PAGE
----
8) Lenny (Umphrey’s McGee) vs. Can’t You Hear Me Knockin’ (UM)

For bout number one, we’ve got Built To Spill covering Neil Young’s Cortez The Killer vs. DMB’s cover of Daniel Lanois’ The Maker…

Built To Spill – Cortez The Killer
Dave Matthews Band – The Maker

READ ON to place your vote in this matchup and to check out and vote on the other seven March Madness bouts in this part one of our Round of 32…

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Hidden Flick: Fear Naught

[Originally Published: December 22, 2009]

WARNING: This week’s edition attacks all cherished earthbound concepts as if some alien intelligence, some Trickster, is looking down and laughing at us all. I blame Mike.

As the Aught decade comes to a close, most people take a look back at not only the last ten years, but—as humans dwell within the holiday season at the moment—what exactly fuels mankind’s collective metaphysical engine, and, alas, what should be left behind.


The 2000s will be forever remembered as the decade where the United States of America was brought to its knees, its outlook crippled, and as the era when centralized and focused greed and corruption finally toppled the Empire, pushing the dust far outside its own borders, cascading down and around for all to breathe; indeed, encircling the entire globe. Oh, but this is the time of Cheer and Good Will towards all Men and Women, no?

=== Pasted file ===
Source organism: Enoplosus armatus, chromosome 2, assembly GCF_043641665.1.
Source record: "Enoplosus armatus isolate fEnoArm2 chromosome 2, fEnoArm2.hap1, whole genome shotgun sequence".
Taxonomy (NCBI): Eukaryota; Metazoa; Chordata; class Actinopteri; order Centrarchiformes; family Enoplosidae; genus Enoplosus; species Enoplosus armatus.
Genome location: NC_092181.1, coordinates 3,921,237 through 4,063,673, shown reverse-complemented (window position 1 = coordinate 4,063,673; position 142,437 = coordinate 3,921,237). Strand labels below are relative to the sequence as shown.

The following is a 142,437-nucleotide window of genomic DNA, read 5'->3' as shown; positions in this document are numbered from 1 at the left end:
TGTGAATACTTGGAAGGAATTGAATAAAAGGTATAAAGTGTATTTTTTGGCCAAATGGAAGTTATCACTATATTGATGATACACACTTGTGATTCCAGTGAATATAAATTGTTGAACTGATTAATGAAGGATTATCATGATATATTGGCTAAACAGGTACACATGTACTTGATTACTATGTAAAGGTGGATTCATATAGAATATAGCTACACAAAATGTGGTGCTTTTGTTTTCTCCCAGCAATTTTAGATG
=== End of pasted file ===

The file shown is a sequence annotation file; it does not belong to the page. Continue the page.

Well…let’s look at that concept, with a nod back to the FEAR that gripped this nation for nearly the entire decade, and think about what it is to be a HUMAN, and what motivates them, and what strikes deep anxiety within its mortal frame. Yes, let’s gander at our final Hidden Flick of the decade, the 11th of season 3, and 41st overall. I suppose it isn’t a stretch to describe the chilling film, Fire in the Sky as a subliminal holiday tale, as well.

READ ON for more on this week’s Hidden Flick – Fire in the Sky…

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Video: Lisztomania – PS 22 Chorus

A few weeks back we hipped you to Umphrey’s cover of Lisztomania. For their version of the Phoenix tune, the Chicago-based jammers didn’t change the arrangement very much. The same

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Review: Wilco @ the Wharton Center

Wilco is many things, but as they will let you know, you oughta know Wilco and you really should. The Chicago band has seen a few different incarnations, all centering around singer/songwriter Jeff Tweedy and bassist John Stirratt. The latest incarnation seems to be sticking around, as the lineup hasn’t shaken up since 2004 with the last additions of jazz guitarist Nels Cline and multi instrumentalist Pat Sansone. However, despite the lengthy stint of this touring lineup their latest Wilco (The Album) is only the second with the current players, but it is still signature Wilco.

Tweedy’s songwriting is mirrored through dark passages in the live show and subsequently by the opposing beautiful harmonizations. In Tweedy’s words from the Sam Jones documentary, I Am Trying To Break Your Heart, “I don’t want to just fall back on a bunch of easy rockers.” And they wouldn’t as they came to Michigan State University’s Wharton Center.

Tweedy and company started the evening at the packed auditorium by diving into their catalogue with new material off of Wilco (The Album), as the drone and darkness of Bull Black Nova eerily twinkled to begin the night. The slow, psychedelic pings and patters give way to searing guitar pulls as the Tweedy and Cline ebb and flow the weirdness back and forth with the crashing guitar builds through the crowd. Organ swing followed on You Are My Face before venturing back into the drone and light drumming of I Am Trying To Break Your Heart.

READ ON for more from Pietro on Wilco in East Lansing…